Climbing Mount Fuji
The official season for climbing Mount Fuji is in July and August, otherwise it’s to cold and dangerous. I heard that you can register if you want to climb off season, but I also heard from Japanese people who haven’t done that.
I wanted to see the sunrise, so I decided to climb over night with a descent in the morning. If this is too hard for you, it’s possible to sleep in one of many huts, but they’re expensive.
I took a Keio Bus from Shinjuku which left at 7:30 pm and took about 2,5 hours to Kawaguchi-ko 5th station. This was the last chance to have a little rest. It cost 2700 Yen, which is a good price.
Arrived at 2305m it was freezing and I took on my jacket, scarf and long pants. It already seemed a bit crowded as this famous route is climbed by many people.
The way has many Japanese and English signs, but there aren’t any lights. From there you can climb the Yoshida trail which is about 6km long. All in all it took about 6 hours to climb to the top. I didn’t take any pictures because it was too dark. The higher you climb the stronger the wind blows and the colder it gets. There are many station on way with toilets where you can do a little break. The strange thing was that I just didn’t see where I was walking. At some points the trail is so narrow that there was a little congestion because of the many people.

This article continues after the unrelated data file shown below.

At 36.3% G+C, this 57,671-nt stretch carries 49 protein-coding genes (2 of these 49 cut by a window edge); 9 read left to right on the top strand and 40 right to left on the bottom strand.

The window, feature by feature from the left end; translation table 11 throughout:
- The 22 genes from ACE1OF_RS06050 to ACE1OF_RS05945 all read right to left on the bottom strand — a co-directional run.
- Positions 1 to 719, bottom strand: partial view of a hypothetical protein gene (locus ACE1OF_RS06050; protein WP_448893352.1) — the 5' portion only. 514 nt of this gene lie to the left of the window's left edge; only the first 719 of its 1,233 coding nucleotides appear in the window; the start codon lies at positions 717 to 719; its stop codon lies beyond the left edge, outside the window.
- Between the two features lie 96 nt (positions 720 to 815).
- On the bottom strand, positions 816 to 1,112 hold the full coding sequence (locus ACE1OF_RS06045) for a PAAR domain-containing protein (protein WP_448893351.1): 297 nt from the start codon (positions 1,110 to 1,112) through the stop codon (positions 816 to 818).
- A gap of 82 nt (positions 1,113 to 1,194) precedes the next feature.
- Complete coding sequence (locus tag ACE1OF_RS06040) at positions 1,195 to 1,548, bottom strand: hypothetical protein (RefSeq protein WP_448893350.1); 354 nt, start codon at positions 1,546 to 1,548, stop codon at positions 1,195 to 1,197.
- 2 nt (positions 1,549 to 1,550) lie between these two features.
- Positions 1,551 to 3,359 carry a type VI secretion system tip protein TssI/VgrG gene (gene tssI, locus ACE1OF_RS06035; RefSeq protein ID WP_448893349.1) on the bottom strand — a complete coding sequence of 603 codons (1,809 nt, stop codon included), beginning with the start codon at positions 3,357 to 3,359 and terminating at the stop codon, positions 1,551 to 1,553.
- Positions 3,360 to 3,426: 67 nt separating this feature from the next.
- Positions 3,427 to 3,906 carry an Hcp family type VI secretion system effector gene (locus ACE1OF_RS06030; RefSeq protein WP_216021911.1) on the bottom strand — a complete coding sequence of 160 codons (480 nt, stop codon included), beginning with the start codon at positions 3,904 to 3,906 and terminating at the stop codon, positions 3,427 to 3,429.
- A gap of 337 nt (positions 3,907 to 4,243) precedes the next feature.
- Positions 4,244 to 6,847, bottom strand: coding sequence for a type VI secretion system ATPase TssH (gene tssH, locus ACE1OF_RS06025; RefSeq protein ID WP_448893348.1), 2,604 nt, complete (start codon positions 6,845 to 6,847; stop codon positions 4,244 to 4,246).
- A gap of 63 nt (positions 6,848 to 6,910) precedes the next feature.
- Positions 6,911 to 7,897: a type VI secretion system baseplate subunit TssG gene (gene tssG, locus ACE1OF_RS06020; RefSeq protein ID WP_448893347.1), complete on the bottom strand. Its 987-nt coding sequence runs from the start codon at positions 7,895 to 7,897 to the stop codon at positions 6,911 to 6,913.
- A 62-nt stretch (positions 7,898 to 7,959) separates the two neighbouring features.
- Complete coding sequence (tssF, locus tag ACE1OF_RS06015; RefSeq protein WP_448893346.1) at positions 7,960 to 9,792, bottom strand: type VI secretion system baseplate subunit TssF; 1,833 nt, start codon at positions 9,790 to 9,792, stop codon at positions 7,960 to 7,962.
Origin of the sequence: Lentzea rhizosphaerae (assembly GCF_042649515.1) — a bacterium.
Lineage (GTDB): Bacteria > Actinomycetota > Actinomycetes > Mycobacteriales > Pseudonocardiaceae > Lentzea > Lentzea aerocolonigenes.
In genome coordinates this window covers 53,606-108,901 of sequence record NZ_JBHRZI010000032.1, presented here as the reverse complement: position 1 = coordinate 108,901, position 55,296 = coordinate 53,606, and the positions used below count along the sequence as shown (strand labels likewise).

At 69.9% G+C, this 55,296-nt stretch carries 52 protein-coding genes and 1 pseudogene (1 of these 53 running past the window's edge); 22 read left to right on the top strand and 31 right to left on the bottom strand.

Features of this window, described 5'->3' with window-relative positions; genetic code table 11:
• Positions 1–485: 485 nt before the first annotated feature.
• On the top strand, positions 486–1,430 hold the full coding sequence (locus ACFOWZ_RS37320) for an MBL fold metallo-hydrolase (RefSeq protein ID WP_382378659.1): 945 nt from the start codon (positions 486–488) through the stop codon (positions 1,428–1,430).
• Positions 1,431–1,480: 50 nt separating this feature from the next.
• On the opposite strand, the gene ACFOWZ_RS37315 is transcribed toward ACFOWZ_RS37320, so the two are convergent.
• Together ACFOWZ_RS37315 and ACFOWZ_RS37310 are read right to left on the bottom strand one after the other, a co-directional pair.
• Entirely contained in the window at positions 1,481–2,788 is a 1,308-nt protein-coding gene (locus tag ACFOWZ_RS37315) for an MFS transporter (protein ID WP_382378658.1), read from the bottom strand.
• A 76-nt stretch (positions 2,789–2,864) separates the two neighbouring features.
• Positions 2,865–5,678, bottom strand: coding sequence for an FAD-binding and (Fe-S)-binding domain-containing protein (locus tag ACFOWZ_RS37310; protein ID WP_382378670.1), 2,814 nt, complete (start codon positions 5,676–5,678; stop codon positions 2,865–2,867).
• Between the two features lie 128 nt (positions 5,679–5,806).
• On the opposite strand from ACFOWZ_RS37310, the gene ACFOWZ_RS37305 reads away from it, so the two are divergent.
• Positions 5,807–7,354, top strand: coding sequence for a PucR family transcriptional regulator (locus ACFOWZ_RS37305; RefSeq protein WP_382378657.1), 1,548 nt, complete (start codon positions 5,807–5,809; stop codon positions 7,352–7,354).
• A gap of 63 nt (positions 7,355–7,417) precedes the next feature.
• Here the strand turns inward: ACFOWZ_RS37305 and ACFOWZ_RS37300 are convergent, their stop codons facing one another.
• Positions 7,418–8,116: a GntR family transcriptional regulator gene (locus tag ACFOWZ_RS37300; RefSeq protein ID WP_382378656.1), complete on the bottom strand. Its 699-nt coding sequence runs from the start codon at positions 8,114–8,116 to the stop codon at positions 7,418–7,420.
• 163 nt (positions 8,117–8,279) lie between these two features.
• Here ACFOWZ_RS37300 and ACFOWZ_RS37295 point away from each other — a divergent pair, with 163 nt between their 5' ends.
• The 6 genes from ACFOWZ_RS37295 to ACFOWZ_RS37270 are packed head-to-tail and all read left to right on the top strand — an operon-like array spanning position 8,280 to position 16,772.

On the top you can find many huts where hot drinks and food are sold. Those are a good place to wait for the sunrise as it’s really cold and windy outside.
The sunrise was gorgeous, although there were so many people. I also walked to the crater but this took a while because of the strong wind.
After about an hour on the top, I descended this took really long and it got warmer and warmer, that I finally used sun screen, but I got a little sunburned anyway.
As I hadn’t known how long it’s gonna take, I hadn’t bought a ticket for the way back. So I had the option to wait for three hours or take a bus to Kawaguchi-ko for 1300 Yen. There I found another bus for 1900 Yen to Shinjuku, so it was slightly more expensive but faster.
Here is what I would recommend to bring if want to climb Fuji-san:
- ✓ Good hiking shoes
- ✓ Good hiking socks
- ✓ Windproof rain jacket
- ✓ Torch
- ✓ Energy-bars, z.B. Calorie Mate
- ✓ Scarf
- ✓ Gloves
- ✓ 100 Yen pieces for paying the toilet
- ✓ Sunscreen
Although the tour was really exhausting, I highly recommend it. But next time I would bring some hot tea with me.
Fuji-san (富士山) and Fuji-yama (富士山) are also common terms for Mount Fuji. Translated to English those terms mean no more than Mount Fuji. Although the Kanjis (Chinese characters) are identical the terms Fuji-yama is neither correct in Japanese nor used by Japanese people. It might be something made up by foreigners.